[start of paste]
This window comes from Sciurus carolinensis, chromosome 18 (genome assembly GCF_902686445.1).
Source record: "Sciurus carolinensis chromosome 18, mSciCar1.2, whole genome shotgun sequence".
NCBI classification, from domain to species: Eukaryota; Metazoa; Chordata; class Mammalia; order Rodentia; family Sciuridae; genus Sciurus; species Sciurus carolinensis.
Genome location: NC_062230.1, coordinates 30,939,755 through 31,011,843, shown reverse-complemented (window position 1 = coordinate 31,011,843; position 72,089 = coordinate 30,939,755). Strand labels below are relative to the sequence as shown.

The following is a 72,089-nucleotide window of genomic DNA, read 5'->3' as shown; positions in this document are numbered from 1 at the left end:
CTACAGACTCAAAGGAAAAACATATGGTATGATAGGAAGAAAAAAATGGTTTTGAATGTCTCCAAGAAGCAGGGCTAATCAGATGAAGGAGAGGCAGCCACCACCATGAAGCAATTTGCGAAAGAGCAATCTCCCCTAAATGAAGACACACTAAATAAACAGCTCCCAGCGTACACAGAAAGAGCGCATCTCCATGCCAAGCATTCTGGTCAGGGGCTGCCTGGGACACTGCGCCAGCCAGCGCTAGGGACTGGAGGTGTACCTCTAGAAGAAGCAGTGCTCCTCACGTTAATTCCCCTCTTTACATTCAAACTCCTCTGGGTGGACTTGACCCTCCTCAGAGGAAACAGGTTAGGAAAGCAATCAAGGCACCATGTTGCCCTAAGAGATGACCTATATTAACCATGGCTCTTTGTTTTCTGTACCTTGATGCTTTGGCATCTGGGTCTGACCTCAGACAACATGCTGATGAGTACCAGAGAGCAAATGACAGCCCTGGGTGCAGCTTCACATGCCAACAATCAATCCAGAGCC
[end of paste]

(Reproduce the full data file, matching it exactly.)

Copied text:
This window comes from Sciurus carolinensis, chromosome 18 (genome assembly GCF_902686445.1).
Source record: "Sciurus carolinensis chromosome 18, mSciCar1.2, whole genome shotgun sequence".
NCBI classification, from domain to species: Eukaryota; Metazoa; Chordata; class Mammalia; order Rodentia; family Sciuridae; genus Sciurus; species Sciurus carolinensis.
Genome location: NC_062230.1, coordinates 30,939,755 through 31,011,843, shown reverse-complemented (window position 1 = coordinate 31,011,843; position 72,089 = coordinate 30,939,755). Strand labels below are relative to the sequence as shown.

The following is a 72,089-nucleotide window of genomic DNA, read 5'->3' as shown; positions in this document are numbered from 1 at the left end:
CTACAGACTCAAAGGAAAAACATATGGTATGATAGGAAGAAAAAAATGGTTTTGAATGTCTCCAAGAAGCAGGGCTAATCAGATGAAGGAGAGGCAGCCACCACCATGAAGCAATTTGCGAAAGAGCAATCTCCCCTAAATGAAGACACACTAAATAAACAGCTCCCAGCGTACACAGAAAGAGCGCATCTCCATGCCAAGCATTCTGGTCAGGGGCTGCCTGGGACACTGCGCCAGCCAGCGCTAGGGACTGGAGGTGTACCTCTAGAAGAAGCAGTGCTCCTCACGTTAATTCCCCTCTTTACATTCAAACTCCTCTGGGTGGACTTGACCCTCCTCAGAGGAAACAGGTTAGGAAAGCAATCAAGGCACCATGTTGCCCTAAGAGATGACCTATATTAACCATGGCTCTTTGTTTTCTGTACCTTGATGCTTTGGCATCTGGGTCTGACCTCAGACAACATGCTGATGAGTACCAGAGAGCAAATGACAGCCCTGGGTGCAGCTTCACATGCCAACAATCAATCCAGAGCC